Unusual for the time, the protagonist is a black cop. Here the resemblances to Night of the Living Dead start, which obviously has inspired the movie, besides the fact that it’s in a way a remake of Rio Bravo. The black cop goes to a police station that is closing – precinct 9. That’s right, 9, I guess 13 just sound so much better than 9 to marketing people.

The movie is really ruthless, the bad guys are set up by having one of them do a shockingly unexpected killing. This makes you think he’s going to be the villain, but he is more a symbol of the whole group. To further the comparison to Night of the Living Dead, the gang members that attack the police  station are a lot like zombies. They don’t have dialogue, they don’t hesitate to attack and kill and they just keep on coming, seemingly with no source.

At times it is kind of funny, because in a way it’s a parody of western archetypical heroes and anti-heroes and villains, having them deliver these absurd lines, that don’t make sense in the 70’s, yet at the same time it is a solid action film and not that cheesy. Also I cannot believe you can make a movie like this for just 100 000 dollars, I understand it’s 1976 dollars, but still, that’s a pretty low-budget for an action movie.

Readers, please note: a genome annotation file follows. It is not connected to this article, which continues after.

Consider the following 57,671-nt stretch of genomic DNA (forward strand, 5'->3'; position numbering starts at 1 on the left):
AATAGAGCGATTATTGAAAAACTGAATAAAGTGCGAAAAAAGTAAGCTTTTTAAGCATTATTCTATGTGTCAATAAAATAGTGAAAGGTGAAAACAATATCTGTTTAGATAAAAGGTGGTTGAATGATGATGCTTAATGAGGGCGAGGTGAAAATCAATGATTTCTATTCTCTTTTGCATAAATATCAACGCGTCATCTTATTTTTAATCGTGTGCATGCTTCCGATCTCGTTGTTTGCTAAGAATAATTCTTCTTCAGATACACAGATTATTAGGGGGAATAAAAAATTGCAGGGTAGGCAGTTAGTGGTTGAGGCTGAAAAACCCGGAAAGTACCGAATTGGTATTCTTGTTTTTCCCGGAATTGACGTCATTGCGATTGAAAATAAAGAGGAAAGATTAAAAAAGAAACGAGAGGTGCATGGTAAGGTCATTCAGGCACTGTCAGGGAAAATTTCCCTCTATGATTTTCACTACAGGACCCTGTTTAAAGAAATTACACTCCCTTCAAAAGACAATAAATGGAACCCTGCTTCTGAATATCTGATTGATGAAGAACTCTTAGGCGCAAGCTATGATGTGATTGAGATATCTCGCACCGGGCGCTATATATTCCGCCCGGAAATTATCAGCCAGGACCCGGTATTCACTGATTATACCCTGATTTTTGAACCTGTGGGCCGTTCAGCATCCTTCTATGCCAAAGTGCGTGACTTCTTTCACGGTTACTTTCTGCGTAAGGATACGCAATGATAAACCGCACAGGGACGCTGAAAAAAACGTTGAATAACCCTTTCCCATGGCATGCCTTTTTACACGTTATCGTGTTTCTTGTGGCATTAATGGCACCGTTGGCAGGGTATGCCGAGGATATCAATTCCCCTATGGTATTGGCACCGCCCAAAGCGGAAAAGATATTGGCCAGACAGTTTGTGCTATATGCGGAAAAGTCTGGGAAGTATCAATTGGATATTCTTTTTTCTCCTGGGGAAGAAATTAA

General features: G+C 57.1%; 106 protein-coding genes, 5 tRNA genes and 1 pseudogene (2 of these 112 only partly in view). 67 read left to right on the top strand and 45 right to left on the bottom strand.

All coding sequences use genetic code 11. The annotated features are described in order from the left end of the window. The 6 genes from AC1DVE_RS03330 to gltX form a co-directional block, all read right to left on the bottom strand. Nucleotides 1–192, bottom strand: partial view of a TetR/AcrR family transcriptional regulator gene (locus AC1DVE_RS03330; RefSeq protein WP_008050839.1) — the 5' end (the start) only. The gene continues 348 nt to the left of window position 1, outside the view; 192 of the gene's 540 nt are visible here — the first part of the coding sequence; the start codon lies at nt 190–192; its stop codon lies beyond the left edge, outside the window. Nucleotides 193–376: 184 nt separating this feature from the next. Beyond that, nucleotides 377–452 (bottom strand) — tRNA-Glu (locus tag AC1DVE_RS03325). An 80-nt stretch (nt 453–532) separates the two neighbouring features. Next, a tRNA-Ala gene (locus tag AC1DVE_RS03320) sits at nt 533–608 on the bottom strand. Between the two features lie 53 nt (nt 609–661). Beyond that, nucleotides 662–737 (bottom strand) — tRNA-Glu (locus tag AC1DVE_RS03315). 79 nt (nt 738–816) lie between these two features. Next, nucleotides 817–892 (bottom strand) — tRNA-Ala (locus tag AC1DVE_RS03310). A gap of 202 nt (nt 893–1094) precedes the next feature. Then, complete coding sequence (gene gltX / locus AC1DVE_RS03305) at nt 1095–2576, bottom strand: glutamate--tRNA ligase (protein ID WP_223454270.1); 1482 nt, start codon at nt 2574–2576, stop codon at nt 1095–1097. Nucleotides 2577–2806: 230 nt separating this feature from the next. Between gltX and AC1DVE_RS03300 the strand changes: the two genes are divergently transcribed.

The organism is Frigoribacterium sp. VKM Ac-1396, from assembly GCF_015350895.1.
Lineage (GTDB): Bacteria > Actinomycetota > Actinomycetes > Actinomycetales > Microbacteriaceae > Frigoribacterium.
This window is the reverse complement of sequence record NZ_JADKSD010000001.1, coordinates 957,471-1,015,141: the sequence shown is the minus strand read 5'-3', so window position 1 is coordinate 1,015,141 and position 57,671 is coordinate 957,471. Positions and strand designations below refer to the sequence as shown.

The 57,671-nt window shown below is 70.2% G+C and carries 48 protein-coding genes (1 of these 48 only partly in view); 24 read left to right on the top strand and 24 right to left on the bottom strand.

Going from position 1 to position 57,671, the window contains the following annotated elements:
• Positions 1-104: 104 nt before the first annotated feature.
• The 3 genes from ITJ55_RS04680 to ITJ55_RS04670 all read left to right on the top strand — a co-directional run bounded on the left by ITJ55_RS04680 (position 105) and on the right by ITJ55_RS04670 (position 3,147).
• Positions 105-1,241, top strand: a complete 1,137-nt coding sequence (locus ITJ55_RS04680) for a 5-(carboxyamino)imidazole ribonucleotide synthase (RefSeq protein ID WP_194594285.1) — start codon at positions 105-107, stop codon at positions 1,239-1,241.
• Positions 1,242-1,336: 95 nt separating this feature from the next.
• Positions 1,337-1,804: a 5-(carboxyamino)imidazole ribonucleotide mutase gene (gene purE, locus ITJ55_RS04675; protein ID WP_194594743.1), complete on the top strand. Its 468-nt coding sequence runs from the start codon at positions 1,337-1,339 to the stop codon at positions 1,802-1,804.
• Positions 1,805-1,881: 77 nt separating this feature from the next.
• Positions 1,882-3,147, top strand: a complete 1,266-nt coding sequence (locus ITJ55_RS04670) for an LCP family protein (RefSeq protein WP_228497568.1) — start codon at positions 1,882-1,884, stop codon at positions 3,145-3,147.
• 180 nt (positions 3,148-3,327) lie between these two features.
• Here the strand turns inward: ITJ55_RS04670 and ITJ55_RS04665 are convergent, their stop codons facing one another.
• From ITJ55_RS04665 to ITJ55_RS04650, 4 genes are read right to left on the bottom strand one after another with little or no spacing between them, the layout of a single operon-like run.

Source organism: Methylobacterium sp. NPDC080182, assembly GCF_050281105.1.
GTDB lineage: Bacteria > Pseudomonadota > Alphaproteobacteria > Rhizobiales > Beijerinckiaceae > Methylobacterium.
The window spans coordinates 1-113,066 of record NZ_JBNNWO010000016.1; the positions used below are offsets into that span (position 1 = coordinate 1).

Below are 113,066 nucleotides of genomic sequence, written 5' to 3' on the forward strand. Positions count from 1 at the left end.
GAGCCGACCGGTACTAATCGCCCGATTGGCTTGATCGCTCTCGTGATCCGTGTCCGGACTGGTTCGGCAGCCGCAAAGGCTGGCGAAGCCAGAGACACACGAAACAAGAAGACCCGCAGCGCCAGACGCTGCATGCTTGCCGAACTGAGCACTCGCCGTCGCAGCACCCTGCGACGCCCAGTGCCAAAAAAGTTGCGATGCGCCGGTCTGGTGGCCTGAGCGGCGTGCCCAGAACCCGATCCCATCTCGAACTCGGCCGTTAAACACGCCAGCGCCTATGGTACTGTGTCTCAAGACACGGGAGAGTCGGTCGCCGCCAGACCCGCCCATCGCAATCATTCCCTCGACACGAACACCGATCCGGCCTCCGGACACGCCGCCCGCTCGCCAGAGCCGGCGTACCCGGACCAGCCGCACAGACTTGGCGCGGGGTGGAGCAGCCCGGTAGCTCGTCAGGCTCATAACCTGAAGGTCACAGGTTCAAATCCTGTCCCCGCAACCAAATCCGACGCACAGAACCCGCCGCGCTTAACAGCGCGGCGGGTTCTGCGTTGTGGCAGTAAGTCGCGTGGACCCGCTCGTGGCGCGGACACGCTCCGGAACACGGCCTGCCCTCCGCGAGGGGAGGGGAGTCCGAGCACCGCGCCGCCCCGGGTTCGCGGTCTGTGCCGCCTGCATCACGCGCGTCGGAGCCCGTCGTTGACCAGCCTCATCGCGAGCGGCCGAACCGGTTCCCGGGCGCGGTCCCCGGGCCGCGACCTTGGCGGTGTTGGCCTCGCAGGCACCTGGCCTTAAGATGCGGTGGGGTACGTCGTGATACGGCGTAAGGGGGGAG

I guess, Carpenter could be called a successor of Hitchcock, not in acclaim, but in being another master of suspense, because,  Carpenter manages in his second movie to have the tension from the first minutes and last pretty much throughout the whole movie.

Overall, it’s a simple, cool and suspenseful low-budget action-thriller and I only say that because most of its shortcomings can be excused by the low production costs, which isn’t actually that noticeable. Recommended.

Gangs – bringing Che Guevara, Billy Dee Williams, a white guy and the Wolfman together since 1976.